Imagine being commissioned to create a CD set or playlist that would represent 20th century music. You'd have access to vast and diverse databases of MP3s, from which you could choose and organize as you saw fit. You'd want to include one quintessential tune from each recording artist who you felt really mattered, as well as some little-known stuff to round out each genre. Pretty fun chore, yes? And pretty difficult, as well.
Now, replace MP3 files with works of art from the biggest names of the last century—many of which would trigger a bidding frenzy at Sotheby's—and you get a sense of the task that Ackland Museum of Art Chief Curator Peter Nisbet took on to produce Carolina Collects: 150 Years of Modern and Contemporary Art from Alumni Collections, which opened last month and remains on display through Dec. 4.
Carolina Collects is not only a testament to a Carolina education and, as Nisbet says, "the role it plays in fostering a love of the arts," but also an entertaining recap of Modernism. In that, it is a real curatorial accomplishment for the Ackland.
Before soliciting and discovering works from the gamut of alumni collections, Nisbet had to establish some ground rules. He would include no more than one work per artist, and a maximum of four works from any collector. The result is 88 works from 60 collectors spanning the UNC-Chapel Hill classes of 1943 to 1996. And these paintings, sculptures, photographs and drawings didn't come from corporate vaults, either. Instead, these works are a part of the collectors' daily lives: Empty rectangular spaces on living room and bedroom walls await their return in time for the holiday season.
Nisbet and his team at the Ackland have installed the show in the rooms of their museum with a comparable loving care, creating several big moments in each space for visitors to encounter with awe. The first room of the show is the biggest, and it's suitably packed with big names—none bigger than the opener, an image of fin-de-siècle leisure in the Paris suburbs, executed with a familiar brushstroke and palette.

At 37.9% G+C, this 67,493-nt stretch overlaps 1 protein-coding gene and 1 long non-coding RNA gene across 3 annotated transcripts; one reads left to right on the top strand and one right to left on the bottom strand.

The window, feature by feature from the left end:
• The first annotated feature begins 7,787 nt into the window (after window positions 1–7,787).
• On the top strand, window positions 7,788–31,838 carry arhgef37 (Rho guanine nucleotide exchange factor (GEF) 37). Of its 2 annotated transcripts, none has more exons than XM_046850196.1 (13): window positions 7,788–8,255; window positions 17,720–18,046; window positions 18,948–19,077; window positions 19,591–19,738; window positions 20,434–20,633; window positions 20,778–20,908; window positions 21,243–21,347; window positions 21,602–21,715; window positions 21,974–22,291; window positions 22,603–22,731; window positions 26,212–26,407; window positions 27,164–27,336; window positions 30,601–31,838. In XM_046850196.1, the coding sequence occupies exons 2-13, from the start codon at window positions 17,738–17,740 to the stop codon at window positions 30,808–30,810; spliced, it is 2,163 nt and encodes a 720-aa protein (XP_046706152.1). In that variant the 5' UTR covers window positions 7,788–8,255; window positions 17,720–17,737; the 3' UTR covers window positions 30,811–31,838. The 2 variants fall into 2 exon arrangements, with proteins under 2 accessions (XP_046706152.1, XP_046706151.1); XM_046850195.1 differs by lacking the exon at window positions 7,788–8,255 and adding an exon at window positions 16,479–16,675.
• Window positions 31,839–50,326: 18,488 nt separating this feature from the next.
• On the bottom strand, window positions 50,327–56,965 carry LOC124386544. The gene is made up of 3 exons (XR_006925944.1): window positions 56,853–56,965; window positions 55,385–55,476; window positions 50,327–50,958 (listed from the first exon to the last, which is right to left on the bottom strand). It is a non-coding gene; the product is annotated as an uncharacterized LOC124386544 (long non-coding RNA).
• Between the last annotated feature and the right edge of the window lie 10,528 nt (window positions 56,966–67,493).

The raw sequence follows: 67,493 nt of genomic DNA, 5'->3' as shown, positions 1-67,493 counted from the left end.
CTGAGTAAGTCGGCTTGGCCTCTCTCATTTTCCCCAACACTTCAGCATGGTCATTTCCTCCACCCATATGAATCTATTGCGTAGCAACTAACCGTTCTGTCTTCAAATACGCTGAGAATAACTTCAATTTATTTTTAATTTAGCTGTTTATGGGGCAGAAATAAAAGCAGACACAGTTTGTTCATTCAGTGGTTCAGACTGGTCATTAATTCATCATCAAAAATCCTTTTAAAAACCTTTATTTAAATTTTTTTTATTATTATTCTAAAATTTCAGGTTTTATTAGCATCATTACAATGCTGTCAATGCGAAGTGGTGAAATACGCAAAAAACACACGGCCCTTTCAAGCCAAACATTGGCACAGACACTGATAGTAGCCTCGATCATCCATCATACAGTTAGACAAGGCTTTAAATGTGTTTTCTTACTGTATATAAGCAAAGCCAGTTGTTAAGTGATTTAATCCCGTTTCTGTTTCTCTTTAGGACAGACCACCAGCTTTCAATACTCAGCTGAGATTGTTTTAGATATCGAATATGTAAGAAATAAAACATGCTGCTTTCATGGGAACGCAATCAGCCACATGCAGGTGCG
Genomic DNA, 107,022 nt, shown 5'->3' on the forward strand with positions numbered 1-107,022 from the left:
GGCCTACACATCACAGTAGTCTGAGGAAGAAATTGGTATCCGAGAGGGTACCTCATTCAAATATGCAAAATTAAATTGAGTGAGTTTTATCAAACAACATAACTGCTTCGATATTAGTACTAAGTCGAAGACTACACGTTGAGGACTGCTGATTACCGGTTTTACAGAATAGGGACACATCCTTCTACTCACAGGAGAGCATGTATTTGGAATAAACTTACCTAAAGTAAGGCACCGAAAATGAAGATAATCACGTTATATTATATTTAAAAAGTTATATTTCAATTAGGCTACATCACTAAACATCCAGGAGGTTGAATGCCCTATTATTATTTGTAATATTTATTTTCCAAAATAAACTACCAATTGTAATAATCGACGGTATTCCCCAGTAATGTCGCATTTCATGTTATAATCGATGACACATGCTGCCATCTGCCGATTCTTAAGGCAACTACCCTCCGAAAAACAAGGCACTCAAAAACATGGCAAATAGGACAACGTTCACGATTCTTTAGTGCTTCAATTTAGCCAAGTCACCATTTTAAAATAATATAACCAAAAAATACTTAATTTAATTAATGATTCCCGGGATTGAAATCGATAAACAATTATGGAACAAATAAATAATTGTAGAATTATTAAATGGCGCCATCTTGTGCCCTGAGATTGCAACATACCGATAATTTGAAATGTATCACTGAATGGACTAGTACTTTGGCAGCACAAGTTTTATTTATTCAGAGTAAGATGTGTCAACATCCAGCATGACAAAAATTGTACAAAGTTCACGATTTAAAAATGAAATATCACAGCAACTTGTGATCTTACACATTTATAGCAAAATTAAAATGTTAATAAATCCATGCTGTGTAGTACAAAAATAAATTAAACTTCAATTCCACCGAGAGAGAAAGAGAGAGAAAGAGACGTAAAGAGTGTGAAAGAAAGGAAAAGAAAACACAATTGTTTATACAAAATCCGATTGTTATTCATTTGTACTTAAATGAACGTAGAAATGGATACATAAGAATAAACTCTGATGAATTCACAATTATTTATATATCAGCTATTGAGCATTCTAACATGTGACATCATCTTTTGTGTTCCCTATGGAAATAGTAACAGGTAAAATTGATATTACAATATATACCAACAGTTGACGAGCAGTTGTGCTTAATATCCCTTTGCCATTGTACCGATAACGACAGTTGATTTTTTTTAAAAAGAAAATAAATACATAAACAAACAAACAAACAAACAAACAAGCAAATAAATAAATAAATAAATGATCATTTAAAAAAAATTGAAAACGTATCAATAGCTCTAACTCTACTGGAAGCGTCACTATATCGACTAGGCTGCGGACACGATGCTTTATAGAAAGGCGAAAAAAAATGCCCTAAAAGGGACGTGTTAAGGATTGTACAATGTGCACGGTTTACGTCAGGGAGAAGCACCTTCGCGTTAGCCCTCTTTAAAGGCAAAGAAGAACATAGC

"My hope is that the buzz is 'Boy, have you been to the Ackland to see the Monet?'" Nisbet said the week before the show opened.
That welcoming French Impressionist work, "The Seine at Argenteuil" (1877), features couples promenading on the riverbank beyond a flowering tangle of bushes in the foreground that shows Monet's aesthetic in flux. And it's not a minor Monet: It shows him resolving plein air light and color within an old master-style landscape. A few years later, the painter moved to Giverny to begin tending and painting his famous garden.
Around the corner from the Monet hangs an immediately recognizable work, which makes a very different sort of strong impression: a piece by Henri Rousseau, "Exotic Landscape with Tiger and Hunters" (1907). Teeth bared, a tiger steals up through exuberant jungle foliage behind silhouetted hunters unaware of the cat. Jungle fronds open above the hunters for a full moon to light the tense, serene, weird scene.
Minor works will knock socks off as well. "Nude" (1935), an early Louise Nevelson pencil sketch, renders a blocky but casual seated female figure in a minimum of quick lines—"very much a sculptor's drawing," Nisbet says. The figure's head and curly locks are conflated into a triple loop, like three cursive e's. Complementing the Gaston Lachaise drawing beneath it, Nevelson's work also represents the painful side of curating this show. Nisbet winced a little as he noted that he chose it over a more trademark Nevelson work, a white box from her 1959 masterpiece "Dawn's Wedding Chapel." This might be the kind of decision that curators lose sleep over.
The room is dense with big-name artists, so that one almost overlooks Picasso's 1943 "Head of a Woman" to admire the summery wavering of Milton Avery's 1944 "Two Women Playing Cards." Another small wall gathers a sexualized trio of works by Max Ernst, Marcel Duchamp and Harry Callahan, all dating to 1947.